And then he created his strategies; made those core directional choices that would move him intact and victorious toward that vision.  Throughout this longest of all election seasons, here’s what I saw again and again:

Do a full-court press: Clearly, Obama decided to go broad rather than deep.  He decided to speak to as many of us as possible about the things he believed were most important. Tactically, he implemented this strategy by leveraging Dean’s fifty-state strategy, fully using the internet, and building an amazingly deep and impassioned team. The results are self-evident: a slew of newly-blue states and a resounding popular majority.

Stay on the high road: Even when his own people encouraged him to respond to the Republican attacks in kind, he stayed civil and entirely focused on the big issues: McCain’s people called him a terrorist-loving Muslim, Obama acknowledged McCain’s service to his country.  And certainly there were hugely tempting topics: the Keating Five, McCain’s well-known temper, Sara Palin’s religious views and ethical problems, just for starters.  But Obama stuck to his strategy – and it paid off.

Share the hoped-for future: Obama used the powerful combination of his vision, his rhetorical skills, and his steadiness to powerfully turn people’s attention again and again to the possibility of a better future for our country. He believed this would appeal to Americans more than fear and divisiveness. Fortunately, he was right.

In contrast, McCain was the opposite of strategic.  He seemed unclear about both his current reality and his vision (other than really, really wanting to be president, and seeming to feel that he deserved it). As to consistent choices: very few.  From his seemingly spontaneous Vice Presidential choice, to the embarrassing on-again-off-again campaign “suspension,” to his ambivalence about allowing others around him to use ever-more-desperate smear tactics. But then it’s hard to be anything but tactical and reactive when you don’t have a sense of the future you’re trying to create – and “not Obama” isn’t a clear vision for the future.

So, the next time you hear people say someone isn’t “being strategic”– think of Barack Obama’s astonishing journey to the presidency, and you’ll know what they’re looking for – and why it’s important.

Posted in Current Affairs

Dec
11

8CR Author Pow-Wow = Love + Learning + Inspiration

As I left the 800CEOREAD Author Pow-Wow last year, I started an internal count-down to the next one. This time I felt that even more strongly.

Such smart, curious people! Such great information!  Such a wonderful venue! Such a feeling of community! I am rejuvenated and inspired.

If you're a business book author, you should be there next year.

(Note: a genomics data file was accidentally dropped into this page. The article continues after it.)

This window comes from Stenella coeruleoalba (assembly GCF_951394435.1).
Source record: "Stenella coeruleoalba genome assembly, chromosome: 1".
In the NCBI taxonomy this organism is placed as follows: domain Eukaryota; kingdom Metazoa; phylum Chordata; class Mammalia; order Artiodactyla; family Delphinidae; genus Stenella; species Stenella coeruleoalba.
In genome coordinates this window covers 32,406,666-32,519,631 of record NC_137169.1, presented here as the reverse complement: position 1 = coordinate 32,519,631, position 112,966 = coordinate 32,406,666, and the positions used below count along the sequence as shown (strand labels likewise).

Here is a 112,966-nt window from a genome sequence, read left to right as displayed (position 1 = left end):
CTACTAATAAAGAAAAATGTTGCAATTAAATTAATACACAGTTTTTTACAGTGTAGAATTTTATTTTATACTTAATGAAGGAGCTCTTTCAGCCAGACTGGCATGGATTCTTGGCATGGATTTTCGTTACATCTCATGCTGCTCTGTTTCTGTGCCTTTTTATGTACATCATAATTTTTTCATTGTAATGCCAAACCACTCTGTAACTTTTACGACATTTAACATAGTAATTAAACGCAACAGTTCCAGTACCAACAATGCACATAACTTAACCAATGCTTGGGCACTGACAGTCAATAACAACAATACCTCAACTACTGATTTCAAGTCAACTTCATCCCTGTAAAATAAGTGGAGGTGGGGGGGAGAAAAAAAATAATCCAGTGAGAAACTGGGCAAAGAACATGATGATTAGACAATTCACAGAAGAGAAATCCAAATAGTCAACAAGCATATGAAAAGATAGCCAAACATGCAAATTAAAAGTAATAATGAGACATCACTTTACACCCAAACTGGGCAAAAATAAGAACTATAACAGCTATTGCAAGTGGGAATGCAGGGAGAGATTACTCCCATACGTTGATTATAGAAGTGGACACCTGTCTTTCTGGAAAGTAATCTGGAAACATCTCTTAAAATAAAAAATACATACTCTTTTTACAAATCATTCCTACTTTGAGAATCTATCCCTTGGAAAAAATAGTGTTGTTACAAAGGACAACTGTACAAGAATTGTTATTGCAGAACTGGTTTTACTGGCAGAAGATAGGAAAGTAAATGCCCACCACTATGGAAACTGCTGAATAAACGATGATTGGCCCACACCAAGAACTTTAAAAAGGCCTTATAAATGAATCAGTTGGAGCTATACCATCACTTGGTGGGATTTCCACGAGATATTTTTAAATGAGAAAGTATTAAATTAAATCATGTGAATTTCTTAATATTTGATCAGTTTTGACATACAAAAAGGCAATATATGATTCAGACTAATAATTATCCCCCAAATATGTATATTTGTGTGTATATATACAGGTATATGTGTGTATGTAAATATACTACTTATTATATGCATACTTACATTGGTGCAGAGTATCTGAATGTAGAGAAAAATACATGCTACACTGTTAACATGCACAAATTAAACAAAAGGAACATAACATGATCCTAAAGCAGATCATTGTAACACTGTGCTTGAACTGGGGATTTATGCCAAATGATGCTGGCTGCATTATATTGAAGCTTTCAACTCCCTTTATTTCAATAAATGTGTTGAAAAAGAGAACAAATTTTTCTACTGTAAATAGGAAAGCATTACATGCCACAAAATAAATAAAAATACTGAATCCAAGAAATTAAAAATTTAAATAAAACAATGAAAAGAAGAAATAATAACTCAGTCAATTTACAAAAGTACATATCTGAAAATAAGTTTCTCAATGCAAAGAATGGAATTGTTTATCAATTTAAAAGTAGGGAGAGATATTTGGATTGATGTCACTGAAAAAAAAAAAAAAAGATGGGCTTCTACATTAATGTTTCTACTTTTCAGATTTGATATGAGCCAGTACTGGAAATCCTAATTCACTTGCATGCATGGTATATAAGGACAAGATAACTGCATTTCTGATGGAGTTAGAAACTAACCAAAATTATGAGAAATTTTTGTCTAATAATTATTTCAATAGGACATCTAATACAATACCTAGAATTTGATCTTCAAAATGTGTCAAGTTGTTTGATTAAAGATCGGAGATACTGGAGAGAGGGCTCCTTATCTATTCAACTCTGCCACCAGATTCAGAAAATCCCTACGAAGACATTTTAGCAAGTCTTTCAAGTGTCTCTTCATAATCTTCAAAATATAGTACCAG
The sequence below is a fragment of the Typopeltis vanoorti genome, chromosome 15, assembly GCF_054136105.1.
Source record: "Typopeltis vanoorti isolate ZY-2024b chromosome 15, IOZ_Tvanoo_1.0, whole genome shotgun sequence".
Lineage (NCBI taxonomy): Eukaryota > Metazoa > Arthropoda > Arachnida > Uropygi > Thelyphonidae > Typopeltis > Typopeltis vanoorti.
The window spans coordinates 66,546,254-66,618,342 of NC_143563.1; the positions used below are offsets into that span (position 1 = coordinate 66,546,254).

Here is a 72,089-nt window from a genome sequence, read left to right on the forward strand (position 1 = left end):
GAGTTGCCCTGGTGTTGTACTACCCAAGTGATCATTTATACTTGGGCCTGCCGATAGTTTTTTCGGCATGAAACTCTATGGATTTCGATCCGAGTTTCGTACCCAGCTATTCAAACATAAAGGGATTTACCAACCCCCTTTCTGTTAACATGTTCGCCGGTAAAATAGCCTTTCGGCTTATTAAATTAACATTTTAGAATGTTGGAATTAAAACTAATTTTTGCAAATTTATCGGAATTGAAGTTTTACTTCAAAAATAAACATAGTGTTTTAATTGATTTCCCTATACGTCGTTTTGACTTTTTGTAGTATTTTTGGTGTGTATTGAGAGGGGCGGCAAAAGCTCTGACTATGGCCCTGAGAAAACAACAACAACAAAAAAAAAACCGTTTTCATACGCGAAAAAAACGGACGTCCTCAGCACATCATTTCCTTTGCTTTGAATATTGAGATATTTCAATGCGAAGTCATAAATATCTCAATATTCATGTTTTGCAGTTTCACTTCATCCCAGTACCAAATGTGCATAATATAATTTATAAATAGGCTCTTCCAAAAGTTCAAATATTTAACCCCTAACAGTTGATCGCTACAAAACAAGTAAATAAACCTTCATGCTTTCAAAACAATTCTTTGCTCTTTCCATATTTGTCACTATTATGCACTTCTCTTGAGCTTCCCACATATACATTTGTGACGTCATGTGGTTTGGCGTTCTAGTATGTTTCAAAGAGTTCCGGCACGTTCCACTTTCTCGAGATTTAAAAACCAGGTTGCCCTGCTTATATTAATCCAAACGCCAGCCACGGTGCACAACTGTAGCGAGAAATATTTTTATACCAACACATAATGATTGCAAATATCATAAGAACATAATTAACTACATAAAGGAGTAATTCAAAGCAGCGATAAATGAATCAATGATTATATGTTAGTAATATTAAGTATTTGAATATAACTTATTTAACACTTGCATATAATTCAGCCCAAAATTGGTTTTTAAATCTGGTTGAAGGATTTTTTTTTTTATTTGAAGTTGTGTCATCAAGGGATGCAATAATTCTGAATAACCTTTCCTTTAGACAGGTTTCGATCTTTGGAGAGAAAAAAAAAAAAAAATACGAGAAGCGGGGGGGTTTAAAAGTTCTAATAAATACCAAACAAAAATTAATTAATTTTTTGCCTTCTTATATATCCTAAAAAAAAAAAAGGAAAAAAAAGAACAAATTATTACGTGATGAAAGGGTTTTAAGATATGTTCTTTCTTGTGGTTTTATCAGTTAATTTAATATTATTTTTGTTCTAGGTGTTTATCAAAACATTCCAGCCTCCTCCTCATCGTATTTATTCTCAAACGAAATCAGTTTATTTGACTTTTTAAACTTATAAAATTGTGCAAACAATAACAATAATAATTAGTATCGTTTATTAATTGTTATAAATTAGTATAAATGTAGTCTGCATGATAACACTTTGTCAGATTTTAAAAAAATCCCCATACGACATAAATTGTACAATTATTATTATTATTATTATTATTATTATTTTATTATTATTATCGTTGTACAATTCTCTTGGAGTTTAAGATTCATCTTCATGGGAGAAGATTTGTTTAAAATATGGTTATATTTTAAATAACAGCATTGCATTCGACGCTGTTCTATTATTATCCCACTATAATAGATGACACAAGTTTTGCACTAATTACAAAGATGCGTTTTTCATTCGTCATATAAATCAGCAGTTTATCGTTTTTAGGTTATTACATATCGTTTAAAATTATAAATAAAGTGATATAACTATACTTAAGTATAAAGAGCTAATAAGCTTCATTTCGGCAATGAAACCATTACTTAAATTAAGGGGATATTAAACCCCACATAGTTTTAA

And here are some pics.  
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Posted in Community

Dec
10

What We Do at Meetings, Redux

Here's how we spent most of the meeting – brussel sprouts were only a side amusement.  This pictures are your glimpse into the Minneapolis office of Proteus, our internal process, and my handwriting:

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Posted in Work

Dec
9

What We Do at Meetings

Sunday and yesterday we had a GREAT meeting of the core staff at Proteus.  We were focusing on improving our systems and infrastructure to ensure they support and enable the growth we intend over the next few years.

We also had a variety of marvelous tangential conversations. Here's a picture that may tell you a lot about us.

Photo

At dinner we got to talking about how brussel sprouts grow.  My business partner Jeff had never seen them in their natural state, and I was trying to tell him that a stalk of brussel sprouts looks a little like a decorated Christmas tree. Nanci handed me a piece of paper and a pen, and I drew it for him.

He didn't quite believe me, so the next day he had me look it up on Wikipedia.  Here's the comparison.

All of us have on our desks this plaque:

"I am still learning"
        - Michelangelo

Supposedly, this was a favorite saying of his; one that he repeated throughout his long and prolific and unique life.  My colleagues and I strive to embody this principle; I love and value our wide-ranging curiosity.

Posted in News

Dec
8

A Carnival of Leadership Posts

Great Leadership: The Leadership Development Carnival – December 6, 2008.

Dan McCarthy has done a cool thing. (How did I miss this?)  It seems he has a monthly "carnival" of worthwhile posts focused on developing your leadership skills and capabilities.

I love compendiums – tell me that something is a "best-of" list of some topic in which I'm interested, and I'm there….it's so efficient!  One-stop shopping.

So, for those of you interested in ideas for becoming a better leader; a list of great posts, and maybe some new blogs for you to add to your permanent list.

Dig in!
Posted in Weblogs